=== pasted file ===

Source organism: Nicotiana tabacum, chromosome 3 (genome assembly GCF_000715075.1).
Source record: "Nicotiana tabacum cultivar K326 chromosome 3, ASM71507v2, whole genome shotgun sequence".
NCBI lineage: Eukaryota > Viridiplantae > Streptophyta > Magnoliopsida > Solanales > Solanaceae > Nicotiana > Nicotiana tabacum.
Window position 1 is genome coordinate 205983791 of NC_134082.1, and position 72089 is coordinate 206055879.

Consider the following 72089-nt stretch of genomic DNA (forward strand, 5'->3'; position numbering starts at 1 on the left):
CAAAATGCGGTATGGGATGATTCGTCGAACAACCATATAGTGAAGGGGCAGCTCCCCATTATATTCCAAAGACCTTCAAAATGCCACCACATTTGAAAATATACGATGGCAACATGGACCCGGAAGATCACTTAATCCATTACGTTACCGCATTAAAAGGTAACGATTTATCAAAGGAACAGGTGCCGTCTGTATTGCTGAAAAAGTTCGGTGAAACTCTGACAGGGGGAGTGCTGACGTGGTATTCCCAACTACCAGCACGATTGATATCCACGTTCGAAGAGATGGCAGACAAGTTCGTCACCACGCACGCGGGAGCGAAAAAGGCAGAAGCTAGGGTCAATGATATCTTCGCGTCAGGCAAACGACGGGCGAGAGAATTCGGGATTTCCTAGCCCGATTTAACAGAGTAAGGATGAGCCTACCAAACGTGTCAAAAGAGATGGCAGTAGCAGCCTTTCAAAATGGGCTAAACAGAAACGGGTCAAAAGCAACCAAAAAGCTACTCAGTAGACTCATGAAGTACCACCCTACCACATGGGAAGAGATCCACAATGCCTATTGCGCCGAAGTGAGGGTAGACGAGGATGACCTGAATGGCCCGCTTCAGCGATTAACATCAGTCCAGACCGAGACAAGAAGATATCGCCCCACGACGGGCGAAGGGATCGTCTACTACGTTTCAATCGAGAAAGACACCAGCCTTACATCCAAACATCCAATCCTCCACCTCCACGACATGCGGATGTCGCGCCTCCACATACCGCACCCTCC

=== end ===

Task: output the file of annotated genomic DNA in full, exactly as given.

Source organism: Nicotiana tabacum, chromosome 3 (genome assembly GCF_000715075.1).
Source record: "Nicotiana tabacum cultivar K326 chromosome 3, ASM71507v2, whole genome shotgun sequence".
NCBI lineage: Eukaryota > Viridiplantae > Streptophyta > Magnoliopsida > Solanales > Solanaceae > Nicotiana > Nicotiana tabacum.
Window position 1 is genome coordinate 205983791 of NC_134082.1, and position 72089 is coordinate 206055879.

Consider the following 72089-nt stretch of genomic DNA (forward strand, 5'->3'; position numbering starts at 1 on the left):
CAAAATGCGGTATGGGATGATTCGTCGAACAACCATATAGTGAAGGGGCAGCTCCCCATTATATTCCAAAGACCTTCAAAATGCCACCACATTTGAAAATATACGATGGCAACATGGACCCGGAAGATCACTTAATCCATTACGTTACCGCATTAAAAGGTAACGATTTATCAAAGGAACAGGTGCCGTCTGTATTGCTGAAAAAGTTCGGTGAAACTCTGACAGGGGGAGTGCTGACGTGGTATTCCCAACTACCAGCACGATTGATATCCACGTTCGAAGAGATGGCAGACAAGTTCGTCACCACGCACGCGGGAGCGAAAAAGGCAGAAGCTAGGGTCAATGATATCTTCGCGTCAGGCAAACGACGGGCGAGAGAATTCGGGATTTCCTAGCCCGATTTAACAGAGTAAGGATGAGCCTACCAAACGTGTCAAAAGAGATGGCAGTAGCAGCCTTTCAAAATGGGCTAAACAGAAACGGGTCAAAAGCAACCAAAAAGCTACTCAGTAGACTCATGAAGTACCACCCTACCACATGGGAAGAGATCCACAATGCCTATTGCGCCGAAGTGAGGGTAGACGAGGATGACCTGAATGGCCCGCTTCAGCGATTAACATCAGTCCAGACCGAGACAAGAAGATATCGCCCCACGACGGGCGAAGGGATCGTCTACTACGTTTCAATCGAGAAAGACACCAGCCTTACATCCAAACATCCAATCCTCCACCTCCACGACATGCGGATGTCGCGCCTCCACATACCGCACCCTCC